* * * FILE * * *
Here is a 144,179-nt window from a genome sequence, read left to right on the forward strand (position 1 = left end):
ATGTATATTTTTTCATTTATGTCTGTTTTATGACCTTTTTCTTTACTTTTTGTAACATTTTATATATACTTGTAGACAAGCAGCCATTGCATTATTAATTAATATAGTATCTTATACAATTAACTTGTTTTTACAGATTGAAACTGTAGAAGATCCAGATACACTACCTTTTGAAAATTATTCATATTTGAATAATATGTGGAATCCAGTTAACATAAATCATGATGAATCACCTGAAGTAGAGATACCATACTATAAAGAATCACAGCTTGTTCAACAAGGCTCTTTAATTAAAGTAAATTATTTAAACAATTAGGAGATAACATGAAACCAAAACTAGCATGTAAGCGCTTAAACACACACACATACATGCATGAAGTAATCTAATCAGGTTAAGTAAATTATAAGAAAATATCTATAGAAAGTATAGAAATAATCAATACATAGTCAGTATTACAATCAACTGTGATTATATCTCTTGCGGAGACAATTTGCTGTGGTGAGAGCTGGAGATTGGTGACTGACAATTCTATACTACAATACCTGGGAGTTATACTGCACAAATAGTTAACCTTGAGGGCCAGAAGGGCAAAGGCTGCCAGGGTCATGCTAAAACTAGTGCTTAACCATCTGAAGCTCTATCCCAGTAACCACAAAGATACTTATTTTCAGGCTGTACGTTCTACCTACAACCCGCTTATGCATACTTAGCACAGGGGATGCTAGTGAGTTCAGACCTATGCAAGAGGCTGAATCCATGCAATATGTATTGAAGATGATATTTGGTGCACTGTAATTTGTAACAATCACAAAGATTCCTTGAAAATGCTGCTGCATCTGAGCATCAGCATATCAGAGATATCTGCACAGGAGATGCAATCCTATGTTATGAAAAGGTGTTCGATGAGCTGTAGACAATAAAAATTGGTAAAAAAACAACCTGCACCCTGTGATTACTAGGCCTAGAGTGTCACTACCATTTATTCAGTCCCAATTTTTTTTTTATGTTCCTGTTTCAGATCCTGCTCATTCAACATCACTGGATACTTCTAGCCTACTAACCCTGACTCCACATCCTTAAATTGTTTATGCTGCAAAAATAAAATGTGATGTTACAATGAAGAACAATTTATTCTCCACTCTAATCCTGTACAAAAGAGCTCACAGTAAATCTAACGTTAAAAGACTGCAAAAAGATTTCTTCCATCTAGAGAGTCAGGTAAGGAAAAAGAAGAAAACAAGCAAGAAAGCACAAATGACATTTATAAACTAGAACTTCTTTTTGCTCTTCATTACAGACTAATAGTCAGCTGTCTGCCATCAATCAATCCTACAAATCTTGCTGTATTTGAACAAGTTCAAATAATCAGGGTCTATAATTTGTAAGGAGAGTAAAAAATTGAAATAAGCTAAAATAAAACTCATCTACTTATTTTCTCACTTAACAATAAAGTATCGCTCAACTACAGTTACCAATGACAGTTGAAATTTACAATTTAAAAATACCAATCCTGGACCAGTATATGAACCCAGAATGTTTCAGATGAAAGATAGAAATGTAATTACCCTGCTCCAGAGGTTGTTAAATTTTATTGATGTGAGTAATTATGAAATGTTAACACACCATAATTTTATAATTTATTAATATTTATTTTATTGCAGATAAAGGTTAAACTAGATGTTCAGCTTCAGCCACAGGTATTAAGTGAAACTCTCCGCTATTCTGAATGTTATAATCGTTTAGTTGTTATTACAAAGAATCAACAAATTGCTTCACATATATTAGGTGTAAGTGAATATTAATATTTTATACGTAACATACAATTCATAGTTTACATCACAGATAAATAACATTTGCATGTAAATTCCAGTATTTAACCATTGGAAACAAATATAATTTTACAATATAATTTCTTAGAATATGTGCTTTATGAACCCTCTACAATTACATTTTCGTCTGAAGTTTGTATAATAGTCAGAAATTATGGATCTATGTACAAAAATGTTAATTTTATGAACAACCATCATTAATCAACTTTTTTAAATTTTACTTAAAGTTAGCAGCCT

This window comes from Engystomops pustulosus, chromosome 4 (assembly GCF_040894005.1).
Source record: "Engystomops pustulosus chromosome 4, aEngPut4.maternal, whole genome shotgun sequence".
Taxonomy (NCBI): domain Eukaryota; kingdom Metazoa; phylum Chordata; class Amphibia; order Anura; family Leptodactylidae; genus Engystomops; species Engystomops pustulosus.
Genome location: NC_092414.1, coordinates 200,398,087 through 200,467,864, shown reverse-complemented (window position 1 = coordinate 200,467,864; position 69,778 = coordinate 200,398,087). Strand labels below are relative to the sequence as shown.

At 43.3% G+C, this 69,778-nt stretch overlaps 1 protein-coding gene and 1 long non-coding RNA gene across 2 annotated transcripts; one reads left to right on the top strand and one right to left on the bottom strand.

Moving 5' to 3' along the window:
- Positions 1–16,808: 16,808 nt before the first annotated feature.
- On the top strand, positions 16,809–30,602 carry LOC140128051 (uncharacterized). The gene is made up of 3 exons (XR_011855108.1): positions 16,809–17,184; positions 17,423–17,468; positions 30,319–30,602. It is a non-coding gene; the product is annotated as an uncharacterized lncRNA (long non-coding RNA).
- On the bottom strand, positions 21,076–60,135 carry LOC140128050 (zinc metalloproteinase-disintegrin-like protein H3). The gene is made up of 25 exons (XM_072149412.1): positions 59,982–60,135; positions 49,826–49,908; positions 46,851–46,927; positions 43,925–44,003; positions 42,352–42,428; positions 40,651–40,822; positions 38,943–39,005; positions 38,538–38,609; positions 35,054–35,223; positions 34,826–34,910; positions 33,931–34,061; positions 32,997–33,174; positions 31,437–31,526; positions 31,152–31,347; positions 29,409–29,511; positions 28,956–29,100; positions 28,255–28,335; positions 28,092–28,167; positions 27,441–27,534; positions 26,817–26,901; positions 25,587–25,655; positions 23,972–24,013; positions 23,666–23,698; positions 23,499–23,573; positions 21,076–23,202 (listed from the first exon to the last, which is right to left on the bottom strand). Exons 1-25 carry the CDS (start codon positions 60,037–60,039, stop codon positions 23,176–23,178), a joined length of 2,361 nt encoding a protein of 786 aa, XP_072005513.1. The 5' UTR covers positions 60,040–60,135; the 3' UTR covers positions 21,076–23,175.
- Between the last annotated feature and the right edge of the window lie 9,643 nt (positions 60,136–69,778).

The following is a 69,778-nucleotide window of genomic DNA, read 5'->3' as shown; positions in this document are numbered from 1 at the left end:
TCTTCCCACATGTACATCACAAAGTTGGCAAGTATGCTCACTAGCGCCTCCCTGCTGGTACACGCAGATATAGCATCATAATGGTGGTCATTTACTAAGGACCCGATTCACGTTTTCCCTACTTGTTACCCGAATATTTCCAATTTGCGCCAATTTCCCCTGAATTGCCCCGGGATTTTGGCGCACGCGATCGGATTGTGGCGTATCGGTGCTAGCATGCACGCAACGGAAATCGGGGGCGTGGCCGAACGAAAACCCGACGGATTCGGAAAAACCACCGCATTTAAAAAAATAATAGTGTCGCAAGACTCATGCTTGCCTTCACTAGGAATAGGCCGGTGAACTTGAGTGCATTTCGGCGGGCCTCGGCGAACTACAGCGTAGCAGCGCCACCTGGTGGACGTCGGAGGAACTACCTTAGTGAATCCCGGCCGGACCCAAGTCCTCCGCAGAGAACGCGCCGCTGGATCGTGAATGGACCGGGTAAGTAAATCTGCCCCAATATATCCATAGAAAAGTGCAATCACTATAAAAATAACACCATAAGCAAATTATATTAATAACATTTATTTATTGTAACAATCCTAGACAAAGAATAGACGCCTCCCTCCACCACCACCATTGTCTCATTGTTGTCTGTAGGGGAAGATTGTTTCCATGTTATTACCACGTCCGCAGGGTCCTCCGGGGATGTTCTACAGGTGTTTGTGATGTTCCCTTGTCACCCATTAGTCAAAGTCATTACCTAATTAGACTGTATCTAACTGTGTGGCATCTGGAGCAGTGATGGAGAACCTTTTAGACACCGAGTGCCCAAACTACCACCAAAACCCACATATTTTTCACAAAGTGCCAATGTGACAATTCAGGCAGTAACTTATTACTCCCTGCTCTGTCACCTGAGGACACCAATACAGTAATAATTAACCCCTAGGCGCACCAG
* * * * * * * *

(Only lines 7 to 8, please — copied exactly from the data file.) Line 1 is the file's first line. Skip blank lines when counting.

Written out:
At 43.3% G+C, this 69,778-nt stretch overlaps 1 protein-coding gene and 1 long non-coding RNA gene across 2 annotated transcripts; one reads left to right on the top strand and one right to left on the bottom strand.

Moving 5' to 3' along the window: